Skeuomorphism (in graphical UI design) describes interface objects that mimic their real-world counterparts in how they appear and/or how the user can interact with them. A well-known example is the recycle bin icon used for deleting content. Skeuomorphism makes interface objects familiar to users by using concepts they recognise. Skeuomorphism represents affordances in digital user interfaces. It fits with our natural interpretation of objects in the digital world.
Skeuomorphism is related to what the psychologist James Gibson termed “affordances”. Affordances refer to action possibilities of objects or other features of the environment. The most commonly cited examples of affordances include door handles and push buttons; their physical designs inform users that they can be rotated or pushed.
Affordances are a key concept for designers. To build products that are intuitive and easy to use, fully understanding the relationship between the human mind and technology is crucial.It has been widely debated, however, whether users have become so accustomed to interacting with graphical user interfaces that skeuomorphism is no longer necessary. UIs that contain natural-looking objects can make an interface look cluttered, may not scale well to small sizes, and some objects mimicked in skeuomorphism have become obsolete and meaningless to users (e.g., the floppy disk for the “Save” action). Proponents, on the other hand, argue that humans can never become as accustomed to the digital world as we are to the physical world—so, simple skeuomorphism will continue to be helpful.
So what’s flat design?
Flat design is a UI design style that uses simple, two-dimensional elements and a restricted colour palette. Gone is the illusion of 3D representations of physical buttons. Its popularity became prominent with Windows 8, Apple’s iOS 7, and Google’s Material Design. With the use of simple shapes and minimal textures, flat design ensures that responsive designs work well on the whole range of digital devices (from desktop to mobile).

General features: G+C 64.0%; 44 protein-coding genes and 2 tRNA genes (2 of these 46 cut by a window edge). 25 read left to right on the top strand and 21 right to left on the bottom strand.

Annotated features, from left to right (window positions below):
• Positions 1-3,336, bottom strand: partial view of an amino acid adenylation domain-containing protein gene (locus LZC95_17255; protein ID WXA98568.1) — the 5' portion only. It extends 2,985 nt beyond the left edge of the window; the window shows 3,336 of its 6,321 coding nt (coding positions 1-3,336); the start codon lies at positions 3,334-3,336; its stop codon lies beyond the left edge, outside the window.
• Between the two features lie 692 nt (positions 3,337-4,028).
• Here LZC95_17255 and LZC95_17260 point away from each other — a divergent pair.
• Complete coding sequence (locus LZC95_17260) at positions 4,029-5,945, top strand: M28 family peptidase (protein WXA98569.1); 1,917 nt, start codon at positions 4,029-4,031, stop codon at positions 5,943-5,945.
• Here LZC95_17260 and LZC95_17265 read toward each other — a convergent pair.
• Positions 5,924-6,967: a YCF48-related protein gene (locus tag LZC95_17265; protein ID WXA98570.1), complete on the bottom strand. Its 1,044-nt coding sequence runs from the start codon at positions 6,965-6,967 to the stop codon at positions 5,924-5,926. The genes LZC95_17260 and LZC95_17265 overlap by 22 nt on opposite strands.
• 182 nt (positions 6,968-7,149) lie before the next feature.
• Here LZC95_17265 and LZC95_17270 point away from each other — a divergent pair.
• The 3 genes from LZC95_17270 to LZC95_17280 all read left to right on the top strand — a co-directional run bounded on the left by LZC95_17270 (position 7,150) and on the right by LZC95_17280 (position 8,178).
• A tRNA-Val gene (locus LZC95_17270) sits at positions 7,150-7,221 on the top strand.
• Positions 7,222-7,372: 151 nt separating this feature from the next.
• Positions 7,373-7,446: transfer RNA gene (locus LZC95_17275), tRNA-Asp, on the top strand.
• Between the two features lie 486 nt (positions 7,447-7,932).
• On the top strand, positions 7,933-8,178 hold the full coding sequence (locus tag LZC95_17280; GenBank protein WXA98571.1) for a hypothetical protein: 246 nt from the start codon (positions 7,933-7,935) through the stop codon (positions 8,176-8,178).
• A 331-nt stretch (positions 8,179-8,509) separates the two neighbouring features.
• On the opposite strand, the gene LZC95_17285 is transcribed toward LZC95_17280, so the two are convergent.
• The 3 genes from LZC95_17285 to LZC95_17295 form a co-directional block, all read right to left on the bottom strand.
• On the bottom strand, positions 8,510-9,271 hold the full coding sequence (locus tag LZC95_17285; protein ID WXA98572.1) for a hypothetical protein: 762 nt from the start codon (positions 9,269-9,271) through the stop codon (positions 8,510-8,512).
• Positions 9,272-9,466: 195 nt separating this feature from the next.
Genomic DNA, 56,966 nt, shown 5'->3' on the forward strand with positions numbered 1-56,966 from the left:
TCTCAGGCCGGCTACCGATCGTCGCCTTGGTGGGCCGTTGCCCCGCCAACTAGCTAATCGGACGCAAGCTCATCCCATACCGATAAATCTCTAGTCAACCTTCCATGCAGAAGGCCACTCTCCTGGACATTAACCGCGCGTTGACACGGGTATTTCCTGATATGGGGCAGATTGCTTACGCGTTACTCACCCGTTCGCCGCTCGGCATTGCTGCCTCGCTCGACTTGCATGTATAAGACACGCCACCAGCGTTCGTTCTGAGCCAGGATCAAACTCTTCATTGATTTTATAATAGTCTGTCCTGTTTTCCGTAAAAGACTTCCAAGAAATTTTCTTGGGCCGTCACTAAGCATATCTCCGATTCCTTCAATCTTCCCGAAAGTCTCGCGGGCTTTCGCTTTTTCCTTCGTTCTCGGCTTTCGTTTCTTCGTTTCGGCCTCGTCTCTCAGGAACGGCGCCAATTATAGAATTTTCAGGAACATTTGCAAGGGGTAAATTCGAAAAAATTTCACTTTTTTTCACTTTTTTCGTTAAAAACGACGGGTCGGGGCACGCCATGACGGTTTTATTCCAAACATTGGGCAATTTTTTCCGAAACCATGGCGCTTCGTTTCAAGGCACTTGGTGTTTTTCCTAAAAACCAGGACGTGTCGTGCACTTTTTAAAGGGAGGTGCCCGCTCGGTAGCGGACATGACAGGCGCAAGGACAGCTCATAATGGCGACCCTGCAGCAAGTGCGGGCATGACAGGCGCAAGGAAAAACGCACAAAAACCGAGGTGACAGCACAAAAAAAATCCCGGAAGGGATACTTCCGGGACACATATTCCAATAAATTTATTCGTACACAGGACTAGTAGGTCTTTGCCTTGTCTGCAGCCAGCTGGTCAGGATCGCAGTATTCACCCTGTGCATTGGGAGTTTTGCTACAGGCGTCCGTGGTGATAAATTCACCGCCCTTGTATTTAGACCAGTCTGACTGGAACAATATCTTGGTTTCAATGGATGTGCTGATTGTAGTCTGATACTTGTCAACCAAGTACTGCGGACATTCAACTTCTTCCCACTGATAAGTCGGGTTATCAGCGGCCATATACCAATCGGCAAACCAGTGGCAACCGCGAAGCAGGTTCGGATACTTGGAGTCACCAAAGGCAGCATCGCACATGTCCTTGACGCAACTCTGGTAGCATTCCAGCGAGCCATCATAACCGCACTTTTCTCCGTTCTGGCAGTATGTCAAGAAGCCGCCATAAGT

So flat design wins?
Not so fast! Recent developments of widely used UIs like Apple’s revised operating system (macOS Big Sur, Autumn Release 2020) mark a return to skeuomorphism, and away from symbolic flat design. But closer inspection reveals the search for a balance between approaches. Iconography, in particular, has retained a simplified set of elements (reminiscent of flat design) whilst using a consistent use of shadow and gradient to increase affordance.
And the short answer?
HUBmis is most heavily influenced by flat design because the MIS is a feature-rich environment, often demanding a range of complex interfaces to aid task completions e.g. timetabling classes. The emphasis must, therefore, focus on an uncluttered UI naturally found through flat design, with skeuomorphic concepts used only sparingly.
As a UX/UI Designer, how does HUBmis’ interface stand out from its competitors?
The joy of working on HUBmis is that we’ve been able to start from scratch. We’ve had a blank canvas to look at everything a modern SaaS product running an educational MIS needs. The latest technical frameworks such as CSS Grid allow the very best modern drag-and-drop interfaces to be designed and applied where needed. The very latest psychological research allows the new world of UX to dominate every decision we make, to ensure that the product works like a dream for the user, as well as providing the wealth of product features that our 35 years in the education sector allow us to deploy.